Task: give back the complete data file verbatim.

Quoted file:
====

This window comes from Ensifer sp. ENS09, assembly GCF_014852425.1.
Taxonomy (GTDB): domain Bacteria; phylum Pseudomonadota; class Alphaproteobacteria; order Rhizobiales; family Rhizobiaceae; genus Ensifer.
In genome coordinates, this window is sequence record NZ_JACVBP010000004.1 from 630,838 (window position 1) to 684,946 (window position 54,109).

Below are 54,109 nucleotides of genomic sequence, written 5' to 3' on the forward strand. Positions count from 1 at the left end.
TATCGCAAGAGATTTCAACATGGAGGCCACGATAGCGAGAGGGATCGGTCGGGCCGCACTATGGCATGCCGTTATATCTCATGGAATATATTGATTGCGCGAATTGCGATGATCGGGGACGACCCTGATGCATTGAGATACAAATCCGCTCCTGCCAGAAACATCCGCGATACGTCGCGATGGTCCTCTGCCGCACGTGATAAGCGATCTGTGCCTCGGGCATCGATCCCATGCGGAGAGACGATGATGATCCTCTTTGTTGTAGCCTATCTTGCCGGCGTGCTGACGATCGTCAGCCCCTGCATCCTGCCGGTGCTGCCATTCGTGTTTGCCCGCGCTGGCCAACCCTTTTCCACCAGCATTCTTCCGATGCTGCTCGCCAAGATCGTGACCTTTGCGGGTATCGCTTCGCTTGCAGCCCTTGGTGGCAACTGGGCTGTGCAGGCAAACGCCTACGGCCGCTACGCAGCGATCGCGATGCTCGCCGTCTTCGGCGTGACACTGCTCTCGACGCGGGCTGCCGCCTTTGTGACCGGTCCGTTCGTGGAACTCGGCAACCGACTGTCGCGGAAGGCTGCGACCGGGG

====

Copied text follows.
This window comes from Ensifer sp. ENS09, assembly GCF_014852425.1.
Taxonomy (GTDB): domain Bacteria; phylum Pseudomonadota; class Alphaproteobacteria; order Rhizobiales; family Rhizobiaceae; genus Ensifer.
In genome coordinates, this window is sequence record NZ_JACVBP010000004.1 from 630,838 (window position 1) to 684,946 (window position 54,109).

Below are 54,109 nucleotides of genomic sequence, written 5' to 3' on the forward strand. Positions count from 1 at the left end.
TATCGCAAGAGATTTCAACATGGAGGCCACGATAGCGAGAGGGATCGGTCGGGCCGCACTATGGCATGCCGTTATATCTCATGGAATATATTGATTGCGCGAATTGCGATGATCGGGGACGACCCTGATGCATTGAGATACAAATCCGCTCCTGCCAGAAACATCCGCGATACGTCGCGATGGTCCTCTGCCGCACGTGATAAGCGATCTGTGCCTCGGGCATCGATCCCATGCGGAGAGACGATGATGATCCTCTTTGTTGTAGCCTATCTTGCCGGCGTGCTGACGATCGTCAGCCCCTGCATCCTGCCGGTGCTGCCATTCGTGTTTGCCCGCGCTGGCCAACCCTTTTCCACCAGCATTCTTCCGATGCTGCTCGCCAAGATCGTGACCTTTGCGGGTATCGCTTCGCTTGCAGCCCTTGGTGGCAACTGGGCTGTGCAGGCAAACGCCTACGGCCGCTACGCAGCGATCGCGATGCTCGCCGTCTTCGGCGTGACACTGCTCTCGACGCGGGCTGCCGCCTTTGTGACCGGTCCGTTCGTGGAACTCGGCAACCGACTGTCGCGGAAGGCTGCGACCGGGG